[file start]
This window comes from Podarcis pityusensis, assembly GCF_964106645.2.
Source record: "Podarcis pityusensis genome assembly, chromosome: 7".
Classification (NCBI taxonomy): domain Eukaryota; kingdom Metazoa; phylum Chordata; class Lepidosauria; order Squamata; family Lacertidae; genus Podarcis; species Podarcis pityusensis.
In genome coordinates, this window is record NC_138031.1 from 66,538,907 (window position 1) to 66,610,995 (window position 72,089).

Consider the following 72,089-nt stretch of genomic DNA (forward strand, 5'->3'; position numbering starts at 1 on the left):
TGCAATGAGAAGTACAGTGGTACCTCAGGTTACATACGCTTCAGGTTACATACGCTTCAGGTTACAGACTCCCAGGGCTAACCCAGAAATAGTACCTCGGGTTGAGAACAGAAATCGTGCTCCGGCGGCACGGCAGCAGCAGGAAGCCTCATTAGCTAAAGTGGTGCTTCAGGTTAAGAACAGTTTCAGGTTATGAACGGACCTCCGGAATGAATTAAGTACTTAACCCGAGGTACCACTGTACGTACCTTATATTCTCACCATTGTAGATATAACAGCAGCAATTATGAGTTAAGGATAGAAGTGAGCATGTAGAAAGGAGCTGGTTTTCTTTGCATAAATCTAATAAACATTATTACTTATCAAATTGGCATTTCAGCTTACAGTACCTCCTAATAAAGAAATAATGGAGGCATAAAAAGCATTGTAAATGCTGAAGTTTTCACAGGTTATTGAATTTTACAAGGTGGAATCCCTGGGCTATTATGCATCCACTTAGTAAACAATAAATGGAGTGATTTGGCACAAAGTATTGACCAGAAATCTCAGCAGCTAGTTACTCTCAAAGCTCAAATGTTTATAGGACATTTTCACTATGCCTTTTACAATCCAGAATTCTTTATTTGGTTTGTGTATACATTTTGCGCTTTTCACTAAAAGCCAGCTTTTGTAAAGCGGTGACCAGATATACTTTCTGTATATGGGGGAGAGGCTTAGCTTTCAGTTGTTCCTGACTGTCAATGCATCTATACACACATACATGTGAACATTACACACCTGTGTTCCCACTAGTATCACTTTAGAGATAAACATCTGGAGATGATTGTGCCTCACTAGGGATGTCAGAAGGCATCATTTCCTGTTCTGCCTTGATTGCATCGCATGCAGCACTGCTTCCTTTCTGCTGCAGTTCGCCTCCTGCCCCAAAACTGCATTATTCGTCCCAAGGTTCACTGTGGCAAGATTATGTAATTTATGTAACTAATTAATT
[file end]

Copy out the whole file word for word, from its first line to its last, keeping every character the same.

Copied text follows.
This window comes from Podarcis pityusensis, assembly GCF_964106645.2.
Source record: "Podarcis pityusensis genome assembly, chromosome: 7".
Classification (NCBI taxonomy): domain Eukaryota; kingdom Metazoa; phylum Chordata; class Lepidosauria; order Squamata; family Lacertidae; genus Podarcis; species Podarcis pityusensis.
In genome coordinates, this window is record NC_138031.1 from 66,538,907 (window position 1) to 66,610,995 (window position 72,089).

Consider the following 72,089-nt stretch of genomic DNA (forward strand, 5'->3'; position numbering starts at 1 on the left):
TGCAATGAGAAGTACAGTGGTACCTCAGGTTACATACGCTTCAGGTTACATACGCTTCAGGTTACAGACTCCCAGGGCTAACCCAGAAATAGTACCTCGGGTTGAGAACAGAAATCGTGCTCCGGCGGCACGGCAGCAGCAGGAAGCCTCATTAGCTAAAGTGGTGCTTCAGGTTAAGAACAGTTTCAGGTTATGAACGGACCTCCGGAATGAATTAAGTACTTAACCCGAGGTACCACTGTACGTACCTTATATTCTCACCATTGTAGATATAACAGCAGCAATTATGAGTTAAGGATAGAAGTGAGCATGTAGAAAGGAGCTGGTTTTCTTTGCATAAATCTAATAAACATTATTACTTATCAAATTGGCATTTCAGCTTACAGTACCTCCTAATAAAGAAATAATGGAGGCATAAAAAGCATTGTAAATGCTGAAGTTTTCACAGGTTATTGAATTTTACAAGGTGGAATCCCTGGGCTATTATGCATCCACTTAGTAAACAATAAATGGAGTGATTTGGCACAAAGTATTGACCAGAAATCTCAGCAGCTAGTTACTCTCAAAGCTCAAATGTTTATAGGACATTTTCACTATGCCTTTTACAATCCAGAATTCTTTATTTGGTTTGTGTATACATTTTGCGCTTTTCACTAAAAGCCAGCTTTTGTAAAGCGGTGACCAGATATACTTTCTGTATATGGGGGAGAGGCTTAGCTTTCAGTTGTTCCTGACTGTCAATGCATCTATACACACATACATGTGAACATTACACACCTGTGTTCCCACTAGTATCACTTTAGAGATAAACATCTGGAGATGATTGTGCCTCACTAGGGATGTCAGAAGGCATCATTTCCTGTTCTGCCTTGATTGCATCGCATGCAGCACTGCTTCCTTTCTGCTGCAGTTCGCCTCCTGCCCCAAAACTGCATTATTCGTCCCAAGGTTCACTGTGGCAAGATTATGTAATTTATGTAACTAATTAATT